Therefore, if dry weather gives you itchy eyes and dry skin like me, you should definitely go for an evaporative cooler.
Considerations When Buying an Evaporative Cooler
If you made up your mind and decided to buy a unit, don’t go shopping just yet. There are some points you should bear in mind beforehand.
First and Foremost, Evaporative Coolers Might Not Work Everywhere
Despite their great value, evaporative coolers need a dry climate to properly work. If you recall their working principle, you’ll find that this actually makes sense.
To understand the concept, we need to define what humidity is. Simply put, humidity is the amount of water vapor in the air. Despite being a gas, water vapor has a mass. So, if the air is already saturated with water vapor, it won’t easily accept more.
Therefore, when an evaporative cooler starts working in humid areas, its moist pads will retain hot water rather than evaporating it. Instead of cooling the air, the cooler would just aerate your place with the hot, outdoor air.
Even if they successfully cooled your place to some extent, they’ll inevitably increase the humidity. As you might already know, high humidity raises our perception of heat. In other words, you won’t feel much different even though the device is working.
In the United States, evaporative coolers work best in any of the southwest states. This includes Arizona, Utah, New Mexico plus some parts of California, Texas, and Colorado.
Pick the Right CFM
Unlike ACs, evaporative coolers have only one important technical parameter, the air output. This is typically measured by cubic feet per minute (CFM).
For an indoor evaporative cooler, look for a capacity between 500 and 1500 CFM. This range is capable of supporting areas between 150 and 400 square feet.
You should consider a 20% larger capacity if:
- You have a ceiling higher than 8 feet.
- Your area is exposed to the sun most of the day.
- More than 2 people will often stay in the area.
Think about the Water Feed
In some models, you might have to refill the reservoir manually in order for the cooler to work.
However, other models can be directly connected to a household hose for a continuous supply of water. In this case, they should have a float valve to automatically shut off the water supply when the tank is filled.
Personally, I prefer the latter design. This way, you can completely forget about the cooler and focus on your daily activities.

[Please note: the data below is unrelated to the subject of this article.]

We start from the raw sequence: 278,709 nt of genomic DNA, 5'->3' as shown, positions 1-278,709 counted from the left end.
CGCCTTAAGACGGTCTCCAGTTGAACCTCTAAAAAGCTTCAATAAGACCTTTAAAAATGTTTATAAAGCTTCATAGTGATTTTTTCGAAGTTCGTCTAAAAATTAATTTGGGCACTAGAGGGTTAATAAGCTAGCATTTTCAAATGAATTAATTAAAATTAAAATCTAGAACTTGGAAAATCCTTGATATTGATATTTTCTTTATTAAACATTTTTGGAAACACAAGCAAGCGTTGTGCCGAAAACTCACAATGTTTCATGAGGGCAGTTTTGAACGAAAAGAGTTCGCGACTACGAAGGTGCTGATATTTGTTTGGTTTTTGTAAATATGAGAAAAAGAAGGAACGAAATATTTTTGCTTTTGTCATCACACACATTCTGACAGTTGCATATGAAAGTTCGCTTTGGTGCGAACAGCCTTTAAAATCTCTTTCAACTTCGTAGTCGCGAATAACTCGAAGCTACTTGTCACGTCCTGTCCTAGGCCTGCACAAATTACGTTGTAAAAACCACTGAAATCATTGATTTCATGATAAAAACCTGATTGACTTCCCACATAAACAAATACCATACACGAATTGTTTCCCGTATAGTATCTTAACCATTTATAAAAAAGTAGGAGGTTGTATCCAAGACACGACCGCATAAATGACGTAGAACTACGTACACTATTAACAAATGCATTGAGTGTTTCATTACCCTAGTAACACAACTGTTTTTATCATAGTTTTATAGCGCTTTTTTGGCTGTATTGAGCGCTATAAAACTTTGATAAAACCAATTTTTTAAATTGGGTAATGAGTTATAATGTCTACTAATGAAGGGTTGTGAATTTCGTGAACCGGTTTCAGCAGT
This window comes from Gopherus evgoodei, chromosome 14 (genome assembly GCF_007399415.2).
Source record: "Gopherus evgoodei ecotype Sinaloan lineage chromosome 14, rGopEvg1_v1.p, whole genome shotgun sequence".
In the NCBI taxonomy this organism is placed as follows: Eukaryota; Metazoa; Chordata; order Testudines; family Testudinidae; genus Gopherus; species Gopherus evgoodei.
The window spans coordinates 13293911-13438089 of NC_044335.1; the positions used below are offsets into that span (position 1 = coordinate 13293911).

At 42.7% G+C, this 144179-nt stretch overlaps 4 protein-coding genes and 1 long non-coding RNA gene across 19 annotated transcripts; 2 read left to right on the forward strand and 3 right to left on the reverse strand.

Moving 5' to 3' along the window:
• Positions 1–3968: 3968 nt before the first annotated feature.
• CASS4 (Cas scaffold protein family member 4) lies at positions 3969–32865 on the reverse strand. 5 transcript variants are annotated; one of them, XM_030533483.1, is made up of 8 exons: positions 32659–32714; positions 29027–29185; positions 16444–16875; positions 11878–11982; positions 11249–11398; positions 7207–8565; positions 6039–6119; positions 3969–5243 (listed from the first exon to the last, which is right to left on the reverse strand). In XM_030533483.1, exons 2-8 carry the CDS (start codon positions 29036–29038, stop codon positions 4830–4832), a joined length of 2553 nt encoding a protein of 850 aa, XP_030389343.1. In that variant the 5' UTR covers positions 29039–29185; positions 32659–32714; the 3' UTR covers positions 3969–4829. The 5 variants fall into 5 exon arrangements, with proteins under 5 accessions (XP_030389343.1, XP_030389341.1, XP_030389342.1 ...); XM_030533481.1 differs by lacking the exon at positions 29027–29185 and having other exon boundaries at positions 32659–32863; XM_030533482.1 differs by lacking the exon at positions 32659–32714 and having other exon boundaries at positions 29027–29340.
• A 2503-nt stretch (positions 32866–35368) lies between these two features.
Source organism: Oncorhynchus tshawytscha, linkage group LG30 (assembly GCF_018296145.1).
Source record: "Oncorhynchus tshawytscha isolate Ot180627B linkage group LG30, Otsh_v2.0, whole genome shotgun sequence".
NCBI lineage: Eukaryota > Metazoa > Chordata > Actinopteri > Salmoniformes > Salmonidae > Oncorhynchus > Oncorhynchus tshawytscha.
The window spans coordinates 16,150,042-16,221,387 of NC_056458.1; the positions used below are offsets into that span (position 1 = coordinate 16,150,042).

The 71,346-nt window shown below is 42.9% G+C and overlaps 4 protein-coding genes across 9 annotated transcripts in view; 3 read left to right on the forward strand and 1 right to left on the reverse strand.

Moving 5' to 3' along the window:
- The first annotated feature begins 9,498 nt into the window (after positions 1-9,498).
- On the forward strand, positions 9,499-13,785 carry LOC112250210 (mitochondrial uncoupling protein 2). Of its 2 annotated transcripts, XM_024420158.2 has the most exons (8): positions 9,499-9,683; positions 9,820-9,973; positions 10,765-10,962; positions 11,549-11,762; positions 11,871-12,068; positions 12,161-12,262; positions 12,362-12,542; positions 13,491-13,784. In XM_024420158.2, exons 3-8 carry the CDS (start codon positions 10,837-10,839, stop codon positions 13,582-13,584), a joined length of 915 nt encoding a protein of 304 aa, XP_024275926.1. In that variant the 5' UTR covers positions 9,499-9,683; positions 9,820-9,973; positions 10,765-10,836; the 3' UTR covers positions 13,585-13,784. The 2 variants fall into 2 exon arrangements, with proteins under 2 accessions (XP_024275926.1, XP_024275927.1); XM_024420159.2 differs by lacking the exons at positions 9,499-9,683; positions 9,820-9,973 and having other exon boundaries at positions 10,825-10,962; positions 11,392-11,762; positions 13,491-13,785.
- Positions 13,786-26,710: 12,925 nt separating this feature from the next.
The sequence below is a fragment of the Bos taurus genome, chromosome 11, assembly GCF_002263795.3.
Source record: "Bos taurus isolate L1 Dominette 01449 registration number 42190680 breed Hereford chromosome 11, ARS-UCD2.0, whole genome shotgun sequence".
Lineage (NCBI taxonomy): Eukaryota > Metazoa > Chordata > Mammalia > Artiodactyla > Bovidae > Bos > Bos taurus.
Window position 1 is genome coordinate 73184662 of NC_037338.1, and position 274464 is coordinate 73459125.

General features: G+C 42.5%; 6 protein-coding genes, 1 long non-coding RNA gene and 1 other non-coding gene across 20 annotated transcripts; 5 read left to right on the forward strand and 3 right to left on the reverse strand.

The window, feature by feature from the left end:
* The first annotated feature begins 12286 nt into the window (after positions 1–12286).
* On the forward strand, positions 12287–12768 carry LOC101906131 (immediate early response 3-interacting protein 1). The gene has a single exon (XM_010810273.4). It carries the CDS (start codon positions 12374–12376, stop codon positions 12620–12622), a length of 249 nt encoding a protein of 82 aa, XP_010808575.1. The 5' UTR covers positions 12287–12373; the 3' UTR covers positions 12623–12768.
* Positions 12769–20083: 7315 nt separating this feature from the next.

The 5 Best Evaporative Coolers
How does every cooler perform? How much space can it support? And what might ruin your experience? I’ll answer these questions, and more, in each of the following reviews.
1. Hessaire MC18M Portable Evaporative Cooler – Best Overall
With a capacity of 1300 CFM, this device is capable of cooling spaces as big as 500 square feet. The main reason why I picked this as my top pick is its versatility.
Hessaire equipped the ABS body of this cooler with UV-resistant additives. An Amazon buyer said that this feature allowed him to use this cooler outdoors.
Moreover, since this cooler has a garden hose adaptor, you don’t need to manually fill its tank. Simply, plug it into your household water supply, then set back and relax the cool, refreshing air!
To control the air output, this cooler has a rotary switch installed on the front side. You can run its fan on high or low modes. If you want to just aerate your place, you can turn off the water pump to enjoy the cooler as a regular fan.
- Equipped with 4 casters for easy movement
- Lightweight (16 pounds)
- Has adjustable fan louvers.
- Might be louder than other models
If you’re living in an area with pollutants that worsen your respiratory ailments, consider this cooler from Honeywell.
Thanks to its washable, active carbon filter, you can enjoy a peaceful, coughless summer.
To promote comfort, this cooler can be controlled by a remote. Through its buttons, you can adjust the temperature, the fan speed, and even set a timer up to 7 hours.